In each case, her overall approach is similar, but the resulting action plan is highly personalized.

Following an initial consultation, Desautels helps clients focus on key issues, then crafts a strategy and, when needed, assembles a team to address them. The business’ name reflects her desire to help jump-start and revive sluggish businesses.

“Together we find and identify the challenge, then narrow down and focus on what is the core of [the] problem,” Desautels said. “That might mean a 360-degree look at who the client is as a person — focus on what they are actually trying to accomplish.” She the guides her client on a consistent path forward, offering “maintenance along the way.”

Clients find support in an array of key areas, ranging from business development, new-market exploration, market research, business intelligence, marketing and organizational exposure, and partnership development. Desautels also helps facilitate business and government visits and public/private sector connections, as well as event and conference logistics. She emphasized she leverages an extensive network of relationships and connections she has built throughout the business community to assist her clients.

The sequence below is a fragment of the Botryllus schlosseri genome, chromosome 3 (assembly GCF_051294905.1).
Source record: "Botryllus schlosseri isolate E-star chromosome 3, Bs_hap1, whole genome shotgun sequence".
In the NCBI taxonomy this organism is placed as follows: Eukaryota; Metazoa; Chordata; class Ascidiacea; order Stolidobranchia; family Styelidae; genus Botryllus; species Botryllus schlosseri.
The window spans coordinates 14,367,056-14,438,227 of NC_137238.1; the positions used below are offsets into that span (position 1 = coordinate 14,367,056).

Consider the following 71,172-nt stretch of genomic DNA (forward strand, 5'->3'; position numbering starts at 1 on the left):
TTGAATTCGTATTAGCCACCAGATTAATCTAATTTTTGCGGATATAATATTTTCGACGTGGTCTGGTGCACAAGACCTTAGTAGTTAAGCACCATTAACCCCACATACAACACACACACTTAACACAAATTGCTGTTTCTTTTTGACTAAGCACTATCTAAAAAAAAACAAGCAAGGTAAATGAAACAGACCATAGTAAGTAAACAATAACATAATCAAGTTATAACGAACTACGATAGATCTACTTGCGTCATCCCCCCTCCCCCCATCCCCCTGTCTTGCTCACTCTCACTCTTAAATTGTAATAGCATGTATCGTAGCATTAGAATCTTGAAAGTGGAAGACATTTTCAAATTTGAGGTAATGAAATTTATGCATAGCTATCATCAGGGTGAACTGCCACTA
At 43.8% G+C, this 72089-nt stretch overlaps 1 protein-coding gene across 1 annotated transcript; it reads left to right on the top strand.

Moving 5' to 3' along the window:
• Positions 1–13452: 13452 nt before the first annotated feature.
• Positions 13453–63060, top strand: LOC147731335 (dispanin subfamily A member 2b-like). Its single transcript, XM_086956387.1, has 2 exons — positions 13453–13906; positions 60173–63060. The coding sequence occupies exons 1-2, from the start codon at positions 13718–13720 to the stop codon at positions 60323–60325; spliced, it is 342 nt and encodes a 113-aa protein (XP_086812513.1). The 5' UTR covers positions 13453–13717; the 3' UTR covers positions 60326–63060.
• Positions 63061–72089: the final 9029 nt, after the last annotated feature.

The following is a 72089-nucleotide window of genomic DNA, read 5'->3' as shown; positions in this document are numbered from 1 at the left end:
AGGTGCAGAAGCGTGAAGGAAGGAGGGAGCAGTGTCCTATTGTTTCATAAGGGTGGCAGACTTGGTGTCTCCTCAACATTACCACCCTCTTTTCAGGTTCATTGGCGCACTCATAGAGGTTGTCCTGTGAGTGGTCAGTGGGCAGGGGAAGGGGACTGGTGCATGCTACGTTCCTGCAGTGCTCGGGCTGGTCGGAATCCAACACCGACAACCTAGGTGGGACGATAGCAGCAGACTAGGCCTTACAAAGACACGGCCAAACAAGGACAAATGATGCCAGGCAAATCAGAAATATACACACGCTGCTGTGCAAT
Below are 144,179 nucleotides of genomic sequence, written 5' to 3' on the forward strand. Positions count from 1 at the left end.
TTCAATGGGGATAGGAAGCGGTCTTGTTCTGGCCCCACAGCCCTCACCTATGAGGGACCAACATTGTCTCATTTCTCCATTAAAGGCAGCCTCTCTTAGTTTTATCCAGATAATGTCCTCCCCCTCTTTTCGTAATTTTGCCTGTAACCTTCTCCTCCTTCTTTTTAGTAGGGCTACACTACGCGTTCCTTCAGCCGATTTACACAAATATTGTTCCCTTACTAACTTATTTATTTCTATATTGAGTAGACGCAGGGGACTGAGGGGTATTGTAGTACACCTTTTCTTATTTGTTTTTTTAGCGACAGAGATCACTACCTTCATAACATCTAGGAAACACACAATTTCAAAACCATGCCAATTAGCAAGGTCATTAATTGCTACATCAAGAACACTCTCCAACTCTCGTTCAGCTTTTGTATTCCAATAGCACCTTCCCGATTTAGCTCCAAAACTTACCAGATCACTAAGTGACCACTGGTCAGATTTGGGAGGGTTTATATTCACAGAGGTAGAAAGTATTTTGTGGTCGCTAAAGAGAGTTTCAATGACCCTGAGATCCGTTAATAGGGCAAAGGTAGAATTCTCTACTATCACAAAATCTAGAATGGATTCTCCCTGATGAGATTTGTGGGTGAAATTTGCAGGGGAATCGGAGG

“We leverage relationships to grow your business.” Desautels said. “I am a consultant that builds partnership teams to address your specific challenges. If it’s marketing or exposure issues, I’m great at finding opportunities. I am also fabulous at talent search and helping to fill key positions. I’ve done a lot with manufacturing and workforce training.” For some solutions, it’s a matter of Desautels connecting her client to the appropriate partner.

VSBA’s website reflects a growing list of partners, local to international. Among these are Burlington International Airport, Cole Consulting, Deringer, The University of Vermont, Vermont Tech, Have Your Cake Catering, as well as the Consulate General of Canada and the Quebec Government Office. Desautels said the list will continue to grow, and the website includes a link for potential partners to reach out to VSBA.

A vital part of the solution is the client. According to Desautels, getting un-stalled often requires strong self-examination.

“They might have to refocus,” Desautels said. “Ask, ‘Wait, why are we even doing this?’ If it’s changed, fine, let’s define that. Refocusing the mission is okay, as long as everyone gets it and is on board.”